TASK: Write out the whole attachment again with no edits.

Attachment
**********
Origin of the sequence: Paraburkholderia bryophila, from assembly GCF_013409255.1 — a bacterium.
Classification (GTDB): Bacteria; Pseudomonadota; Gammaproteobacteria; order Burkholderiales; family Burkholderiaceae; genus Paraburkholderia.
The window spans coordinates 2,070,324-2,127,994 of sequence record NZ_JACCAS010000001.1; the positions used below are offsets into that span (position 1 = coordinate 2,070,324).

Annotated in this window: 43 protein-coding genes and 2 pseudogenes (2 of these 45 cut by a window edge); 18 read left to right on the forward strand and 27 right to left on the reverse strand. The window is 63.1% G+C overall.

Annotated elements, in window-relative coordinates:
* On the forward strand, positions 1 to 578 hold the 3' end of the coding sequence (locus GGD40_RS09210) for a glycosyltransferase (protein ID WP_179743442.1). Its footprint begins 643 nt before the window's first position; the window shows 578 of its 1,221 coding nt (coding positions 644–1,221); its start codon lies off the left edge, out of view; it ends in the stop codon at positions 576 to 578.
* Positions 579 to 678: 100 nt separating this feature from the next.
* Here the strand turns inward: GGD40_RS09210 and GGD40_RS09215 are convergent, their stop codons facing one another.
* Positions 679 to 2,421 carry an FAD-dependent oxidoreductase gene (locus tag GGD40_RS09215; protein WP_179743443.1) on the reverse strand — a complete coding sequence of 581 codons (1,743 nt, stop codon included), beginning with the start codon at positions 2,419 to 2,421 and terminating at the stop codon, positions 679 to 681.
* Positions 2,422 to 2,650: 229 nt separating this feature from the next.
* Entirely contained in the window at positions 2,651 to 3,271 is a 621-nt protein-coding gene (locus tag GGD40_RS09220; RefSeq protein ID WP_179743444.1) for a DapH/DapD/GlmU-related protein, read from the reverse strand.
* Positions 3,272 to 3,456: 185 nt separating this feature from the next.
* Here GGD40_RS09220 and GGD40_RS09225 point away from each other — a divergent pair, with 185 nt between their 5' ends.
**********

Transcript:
Origin of the sequence: Paraburkholderia bryophila, from assembly GCF_013409255.1 — a bacterium.
Classification (GTDB): Bacteria; Pseudomonadota; Gammaproteobacteria; order Burkholderiales; family Burkholderiaceae; genus Paraburkholderia.
The window spans coordinates 2,070,324-2,127,994 of sequence record NZ_JACCAS010000001.1; the positions used below are offsets into that span (position 1 = coordinate 2,070,324).

Annotated in this window: 43 protein-coding genes and 2 pseudogenes (2 of these 45 cut by a window edge); 18 read left to right on the forward strand and 27 right to left on the reverse strand. The window is 63.1% G+C overall.

Annotated elements, in window-relative coordinates:
* On the forward strand, positions 1 to 578 hold the 3' end of the coding sequence (locus GGD40_RS09210) for a glycosyltransferase (protein ID WP_179743442.1). Its footprint begins 643 nt before the window's first position; the window shows 578 of its 1,221 coding nt (coding positions 644–1,221); its start codon lies off the left edge, out of view; it ends in the stop codon at positions 576 to 578.
* Positions 579 to 678: 100 nt separating this feature from the next.
* Here the strand turns inward: GGD40_RS09210 and GGD40_RS09215 are convergent, their stop codons facing one another.
* Positions 679 to 2,421 carry an FAD-dependent oxidoreductase gene (locus tag GGD40_RS09215; protein WP_179743443.1) on the reverse strand — a complete coding sequence of 581 codons (1,743 nt, stop codon included), beginning with the start codon at positions 2,419 to 2,421 and terminating at the stop codon, positions 679 to 681.
* Positions 2,422 to 2,650: 229 nt separating this feature from the next.
* Entirely contained in the window at positions 2,651 to 3,271 is a 621-nt protein-coding gene (locus tag GGD40_RS09220; RefSeq protein ID WP_179743444.1) for a DapH/DapD/GlmU-related protein, read from the reverse strand.
* Positions 3,272 to 3,456: 185 nt separating this feature from the next.
* Here GGD40_RS09220 and GGD40_RS09225 point away from each other — a divergent pair, with 185 nt between their 5' ends.